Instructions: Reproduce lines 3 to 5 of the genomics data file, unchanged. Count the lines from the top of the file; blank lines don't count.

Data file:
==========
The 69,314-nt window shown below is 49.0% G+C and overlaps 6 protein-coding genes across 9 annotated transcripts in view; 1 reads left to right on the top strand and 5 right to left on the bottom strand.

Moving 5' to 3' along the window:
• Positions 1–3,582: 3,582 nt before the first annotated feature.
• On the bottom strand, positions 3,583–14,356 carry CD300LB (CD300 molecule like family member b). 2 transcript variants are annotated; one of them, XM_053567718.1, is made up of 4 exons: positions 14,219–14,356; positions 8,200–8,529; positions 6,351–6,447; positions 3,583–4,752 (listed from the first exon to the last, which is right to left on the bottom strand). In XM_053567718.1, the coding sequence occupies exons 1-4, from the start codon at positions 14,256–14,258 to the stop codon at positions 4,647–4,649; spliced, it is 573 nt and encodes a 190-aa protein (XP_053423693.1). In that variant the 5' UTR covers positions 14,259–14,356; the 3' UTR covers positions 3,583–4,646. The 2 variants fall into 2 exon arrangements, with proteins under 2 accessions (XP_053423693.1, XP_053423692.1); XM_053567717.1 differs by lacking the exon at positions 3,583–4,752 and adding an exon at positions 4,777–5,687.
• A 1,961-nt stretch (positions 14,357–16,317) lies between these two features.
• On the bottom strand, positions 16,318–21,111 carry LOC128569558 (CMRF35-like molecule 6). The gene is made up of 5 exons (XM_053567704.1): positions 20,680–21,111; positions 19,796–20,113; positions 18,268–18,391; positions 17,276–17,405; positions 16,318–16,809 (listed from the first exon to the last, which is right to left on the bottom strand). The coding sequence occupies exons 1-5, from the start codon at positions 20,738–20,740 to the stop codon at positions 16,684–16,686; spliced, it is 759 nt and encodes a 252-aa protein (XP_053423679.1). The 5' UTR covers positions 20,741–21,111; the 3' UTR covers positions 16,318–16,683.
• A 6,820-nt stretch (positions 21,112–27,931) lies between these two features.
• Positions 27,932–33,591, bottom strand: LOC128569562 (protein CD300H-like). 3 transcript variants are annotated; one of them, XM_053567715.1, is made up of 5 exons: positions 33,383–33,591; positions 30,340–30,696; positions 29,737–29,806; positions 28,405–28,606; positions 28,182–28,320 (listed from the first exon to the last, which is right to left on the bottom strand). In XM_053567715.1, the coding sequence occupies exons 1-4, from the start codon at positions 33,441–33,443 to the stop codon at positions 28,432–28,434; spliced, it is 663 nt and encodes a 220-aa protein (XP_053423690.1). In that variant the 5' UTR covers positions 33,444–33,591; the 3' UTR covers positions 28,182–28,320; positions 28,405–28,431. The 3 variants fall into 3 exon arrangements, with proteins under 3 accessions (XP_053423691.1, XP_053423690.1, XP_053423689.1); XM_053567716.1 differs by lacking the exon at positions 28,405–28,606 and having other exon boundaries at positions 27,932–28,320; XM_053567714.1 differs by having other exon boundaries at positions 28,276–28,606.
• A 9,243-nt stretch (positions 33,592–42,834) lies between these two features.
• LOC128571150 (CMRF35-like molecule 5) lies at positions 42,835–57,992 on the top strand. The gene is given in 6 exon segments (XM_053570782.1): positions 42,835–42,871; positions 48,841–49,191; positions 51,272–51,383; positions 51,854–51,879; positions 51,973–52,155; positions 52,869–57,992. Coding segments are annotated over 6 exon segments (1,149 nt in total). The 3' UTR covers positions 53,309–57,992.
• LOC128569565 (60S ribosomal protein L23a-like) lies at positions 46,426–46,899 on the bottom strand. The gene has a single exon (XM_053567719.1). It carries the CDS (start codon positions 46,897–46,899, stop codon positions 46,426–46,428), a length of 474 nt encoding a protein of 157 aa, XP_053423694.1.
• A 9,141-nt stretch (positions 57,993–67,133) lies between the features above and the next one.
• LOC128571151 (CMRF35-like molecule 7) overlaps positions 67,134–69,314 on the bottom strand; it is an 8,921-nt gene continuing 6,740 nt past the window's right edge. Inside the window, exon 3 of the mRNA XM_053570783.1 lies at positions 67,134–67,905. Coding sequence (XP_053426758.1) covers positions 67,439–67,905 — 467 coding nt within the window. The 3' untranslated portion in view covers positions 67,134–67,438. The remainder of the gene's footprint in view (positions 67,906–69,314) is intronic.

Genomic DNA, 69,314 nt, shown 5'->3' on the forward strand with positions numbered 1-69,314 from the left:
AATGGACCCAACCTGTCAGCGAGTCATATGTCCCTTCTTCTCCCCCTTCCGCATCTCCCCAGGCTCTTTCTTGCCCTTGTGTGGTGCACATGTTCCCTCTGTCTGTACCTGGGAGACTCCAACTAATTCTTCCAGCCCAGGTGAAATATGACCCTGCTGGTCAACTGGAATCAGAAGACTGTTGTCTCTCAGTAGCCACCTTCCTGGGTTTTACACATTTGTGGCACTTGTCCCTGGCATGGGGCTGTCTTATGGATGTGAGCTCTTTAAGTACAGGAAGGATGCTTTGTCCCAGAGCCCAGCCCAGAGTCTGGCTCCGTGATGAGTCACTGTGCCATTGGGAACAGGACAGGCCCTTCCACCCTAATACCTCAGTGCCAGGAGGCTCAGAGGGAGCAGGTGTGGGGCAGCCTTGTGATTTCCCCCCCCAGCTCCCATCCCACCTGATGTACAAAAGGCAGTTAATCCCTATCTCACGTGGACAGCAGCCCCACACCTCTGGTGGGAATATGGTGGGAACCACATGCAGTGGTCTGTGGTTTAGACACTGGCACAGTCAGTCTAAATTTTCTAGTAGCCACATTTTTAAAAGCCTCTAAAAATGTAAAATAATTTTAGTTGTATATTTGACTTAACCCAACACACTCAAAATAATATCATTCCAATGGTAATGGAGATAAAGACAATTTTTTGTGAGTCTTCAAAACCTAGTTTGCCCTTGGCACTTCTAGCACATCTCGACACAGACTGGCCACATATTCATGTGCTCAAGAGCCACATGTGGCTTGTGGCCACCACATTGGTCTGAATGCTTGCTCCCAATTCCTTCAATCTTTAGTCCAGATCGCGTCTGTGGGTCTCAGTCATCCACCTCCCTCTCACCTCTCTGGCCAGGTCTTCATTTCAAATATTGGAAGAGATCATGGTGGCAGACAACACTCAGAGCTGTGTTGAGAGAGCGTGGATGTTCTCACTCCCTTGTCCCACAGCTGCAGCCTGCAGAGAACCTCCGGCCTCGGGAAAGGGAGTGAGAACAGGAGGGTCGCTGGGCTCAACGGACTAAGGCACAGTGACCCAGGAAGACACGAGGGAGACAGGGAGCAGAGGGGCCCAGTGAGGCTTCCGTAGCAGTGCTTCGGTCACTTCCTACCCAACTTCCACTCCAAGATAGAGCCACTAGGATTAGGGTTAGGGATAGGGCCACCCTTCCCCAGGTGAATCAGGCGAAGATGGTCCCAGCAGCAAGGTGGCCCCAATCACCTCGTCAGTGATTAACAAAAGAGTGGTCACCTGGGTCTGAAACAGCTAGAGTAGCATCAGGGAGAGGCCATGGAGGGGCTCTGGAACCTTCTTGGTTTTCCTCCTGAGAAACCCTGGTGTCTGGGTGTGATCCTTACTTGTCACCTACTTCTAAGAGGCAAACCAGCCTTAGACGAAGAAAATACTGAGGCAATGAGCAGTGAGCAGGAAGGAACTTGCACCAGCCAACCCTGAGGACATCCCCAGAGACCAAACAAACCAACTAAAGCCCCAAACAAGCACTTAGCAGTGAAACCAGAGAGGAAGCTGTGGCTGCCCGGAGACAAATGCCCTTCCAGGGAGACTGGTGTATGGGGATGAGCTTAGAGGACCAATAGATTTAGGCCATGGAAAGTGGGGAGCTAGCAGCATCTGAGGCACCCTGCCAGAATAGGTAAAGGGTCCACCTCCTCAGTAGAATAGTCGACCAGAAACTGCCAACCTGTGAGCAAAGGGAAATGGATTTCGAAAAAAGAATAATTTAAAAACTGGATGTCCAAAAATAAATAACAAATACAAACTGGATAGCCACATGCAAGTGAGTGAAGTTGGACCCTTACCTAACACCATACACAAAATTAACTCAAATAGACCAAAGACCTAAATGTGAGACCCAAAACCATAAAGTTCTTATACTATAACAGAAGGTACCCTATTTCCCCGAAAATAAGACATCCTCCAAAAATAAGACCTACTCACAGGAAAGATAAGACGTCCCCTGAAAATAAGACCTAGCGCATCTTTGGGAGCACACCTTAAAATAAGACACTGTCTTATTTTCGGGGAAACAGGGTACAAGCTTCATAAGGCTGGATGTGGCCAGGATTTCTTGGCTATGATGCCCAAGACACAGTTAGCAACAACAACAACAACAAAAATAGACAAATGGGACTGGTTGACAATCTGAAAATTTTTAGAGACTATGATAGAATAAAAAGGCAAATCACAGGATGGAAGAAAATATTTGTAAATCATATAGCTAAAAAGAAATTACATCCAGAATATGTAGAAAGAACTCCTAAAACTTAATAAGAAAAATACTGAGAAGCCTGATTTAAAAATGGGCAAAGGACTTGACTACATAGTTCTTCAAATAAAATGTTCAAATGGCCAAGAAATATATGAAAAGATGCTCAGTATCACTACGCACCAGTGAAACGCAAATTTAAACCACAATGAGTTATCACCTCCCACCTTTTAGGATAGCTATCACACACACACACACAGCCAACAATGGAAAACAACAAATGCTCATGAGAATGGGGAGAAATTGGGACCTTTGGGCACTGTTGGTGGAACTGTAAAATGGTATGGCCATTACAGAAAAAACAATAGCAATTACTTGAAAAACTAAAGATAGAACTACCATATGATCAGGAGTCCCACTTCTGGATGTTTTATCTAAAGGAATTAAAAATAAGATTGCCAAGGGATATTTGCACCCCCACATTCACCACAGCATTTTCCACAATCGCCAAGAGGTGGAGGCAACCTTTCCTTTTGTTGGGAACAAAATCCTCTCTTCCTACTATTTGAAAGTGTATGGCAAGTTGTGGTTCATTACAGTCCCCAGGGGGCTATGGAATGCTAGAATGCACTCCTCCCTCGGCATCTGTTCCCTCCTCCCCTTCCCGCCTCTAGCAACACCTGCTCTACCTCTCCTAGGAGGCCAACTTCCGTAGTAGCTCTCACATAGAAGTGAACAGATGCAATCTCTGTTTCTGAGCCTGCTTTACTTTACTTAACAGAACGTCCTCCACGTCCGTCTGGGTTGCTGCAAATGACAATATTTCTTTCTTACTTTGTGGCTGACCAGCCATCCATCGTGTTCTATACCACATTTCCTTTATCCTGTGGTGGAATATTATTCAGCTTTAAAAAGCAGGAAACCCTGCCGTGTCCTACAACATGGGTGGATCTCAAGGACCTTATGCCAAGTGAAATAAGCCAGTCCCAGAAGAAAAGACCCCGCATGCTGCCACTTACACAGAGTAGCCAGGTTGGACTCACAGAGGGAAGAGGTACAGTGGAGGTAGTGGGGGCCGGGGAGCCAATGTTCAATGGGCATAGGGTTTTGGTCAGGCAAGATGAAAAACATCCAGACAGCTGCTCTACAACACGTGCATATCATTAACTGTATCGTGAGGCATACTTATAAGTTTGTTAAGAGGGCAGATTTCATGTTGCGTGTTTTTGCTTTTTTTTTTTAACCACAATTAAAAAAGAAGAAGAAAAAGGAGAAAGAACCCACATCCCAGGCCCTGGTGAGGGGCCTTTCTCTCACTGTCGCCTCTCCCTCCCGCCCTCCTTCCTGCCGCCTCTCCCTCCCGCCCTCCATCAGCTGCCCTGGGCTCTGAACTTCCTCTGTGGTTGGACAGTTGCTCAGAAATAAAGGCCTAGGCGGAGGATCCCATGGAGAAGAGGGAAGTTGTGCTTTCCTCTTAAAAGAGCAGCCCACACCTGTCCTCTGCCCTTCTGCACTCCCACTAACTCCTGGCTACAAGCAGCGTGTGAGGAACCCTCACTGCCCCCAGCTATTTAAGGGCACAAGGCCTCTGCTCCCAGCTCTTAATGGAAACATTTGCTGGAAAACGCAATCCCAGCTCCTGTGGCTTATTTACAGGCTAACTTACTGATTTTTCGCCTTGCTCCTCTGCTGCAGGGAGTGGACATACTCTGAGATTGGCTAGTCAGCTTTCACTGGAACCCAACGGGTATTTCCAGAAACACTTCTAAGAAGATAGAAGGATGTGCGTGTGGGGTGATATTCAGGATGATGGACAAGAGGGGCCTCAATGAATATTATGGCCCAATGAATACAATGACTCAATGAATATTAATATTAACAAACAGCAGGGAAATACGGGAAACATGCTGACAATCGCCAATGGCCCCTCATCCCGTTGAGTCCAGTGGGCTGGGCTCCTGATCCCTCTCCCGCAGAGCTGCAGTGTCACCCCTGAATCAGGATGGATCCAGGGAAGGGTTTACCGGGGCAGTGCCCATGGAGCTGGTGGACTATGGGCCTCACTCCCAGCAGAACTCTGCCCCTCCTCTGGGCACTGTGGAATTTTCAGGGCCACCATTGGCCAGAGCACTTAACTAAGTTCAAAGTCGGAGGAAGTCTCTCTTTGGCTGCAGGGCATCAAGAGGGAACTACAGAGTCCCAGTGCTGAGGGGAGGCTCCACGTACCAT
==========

• Positions 1–3,582: 3,582 nt before the first annotated feature.
• On the bottom strand, positions 3,583–14,356 carry CD300LB (CD300 molecule like family member b). 2 transcript variants are annotated; one of them, XM_053567718.1, is made up of 4 exons: positions 14,219–14,356; positions 8,200–8,529; positions 6,351–6,447; positions 3,583–4,752 (listed from the first exon to the last, which is right to left on the bottom strand). In XM_053567718.1, the coding sequence occupies exons 1-4, from the start codon at positions 14,256–14,258 to the stop codon at positions 4,647–4,649; spliced, it is 573 nt and encodes a 190-aa protein (XP_053423693.1). In that variant the 5' UTR covers positions 14,259–14,356; the 3' UTR covers positions 3,583–4,646. The 2 variants fall into 2 exon arrangements, with proteins under 2 accessions (XP_053423693.1, XP_053423692.1); XM_053567717.1 differs by lacking the exon at positions 3,583–4,752 and adding an exon at positions 4,777–5,687.
• A 1,961-nt stretch (positions 14,357–16,317) lies between these two features.